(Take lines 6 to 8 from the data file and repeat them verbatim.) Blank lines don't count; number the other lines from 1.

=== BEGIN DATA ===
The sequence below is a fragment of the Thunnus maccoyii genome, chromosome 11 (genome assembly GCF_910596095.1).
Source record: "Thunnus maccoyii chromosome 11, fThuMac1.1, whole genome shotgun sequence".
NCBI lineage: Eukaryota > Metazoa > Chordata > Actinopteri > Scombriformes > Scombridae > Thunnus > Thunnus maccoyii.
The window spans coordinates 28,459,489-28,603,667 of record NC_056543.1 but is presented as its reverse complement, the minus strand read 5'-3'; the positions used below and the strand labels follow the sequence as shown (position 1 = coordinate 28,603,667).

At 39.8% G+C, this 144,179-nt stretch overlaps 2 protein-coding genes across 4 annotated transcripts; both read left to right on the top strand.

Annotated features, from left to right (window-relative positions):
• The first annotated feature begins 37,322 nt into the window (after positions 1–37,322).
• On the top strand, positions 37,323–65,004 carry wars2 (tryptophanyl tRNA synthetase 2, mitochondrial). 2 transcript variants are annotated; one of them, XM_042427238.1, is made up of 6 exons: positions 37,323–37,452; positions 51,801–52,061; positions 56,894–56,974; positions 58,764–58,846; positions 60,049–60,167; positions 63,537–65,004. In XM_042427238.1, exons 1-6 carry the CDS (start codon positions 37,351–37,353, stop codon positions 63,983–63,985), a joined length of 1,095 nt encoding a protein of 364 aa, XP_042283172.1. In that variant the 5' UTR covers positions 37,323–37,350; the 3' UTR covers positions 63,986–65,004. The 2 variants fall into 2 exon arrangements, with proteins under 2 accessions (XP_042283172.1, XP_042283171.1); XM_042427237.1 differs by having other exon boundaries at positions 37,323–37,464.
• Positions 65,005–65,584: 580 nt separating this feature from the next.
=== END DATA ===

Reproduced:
Annotated features, from left to right (window-relative positions):
• The first annotated feature begins 37,322 nt into the window (after positions 1–37,322).
• On the top strand, positions 37,323–65,004 carry wars2 (tryptophanyl tRNA synthetase 2, mitochondrial). 2 transcript variants are annotated; one of them, XM_042427238.1, is made up of 6 exons: positions 37,323–37,452; positions 51,801–52,061; positions 56,894–56,974; positions 58,764–58,846; positions 60,049–60,167; positions 63,537–65,004. In XM_042427238.1, exons 1-6 carry the CDS (start codon positions 37,351–37,353, stop codon positions 63,983–63,985), a joined length of 1,095 nt encoding a protein of 364 aa, XP_042283172.1. In that variant the 5' UTR covers positions 37,323–37,350; the 3' UTR covers positions 63,986–65,004. The 2 variants fall into 2 exon arrangements, with proteins under 2 accessions (XP_042283172.1, XP_042283171.1); XM_042427237.1 differs by having other exon boundaries at positions 37,323–37,464.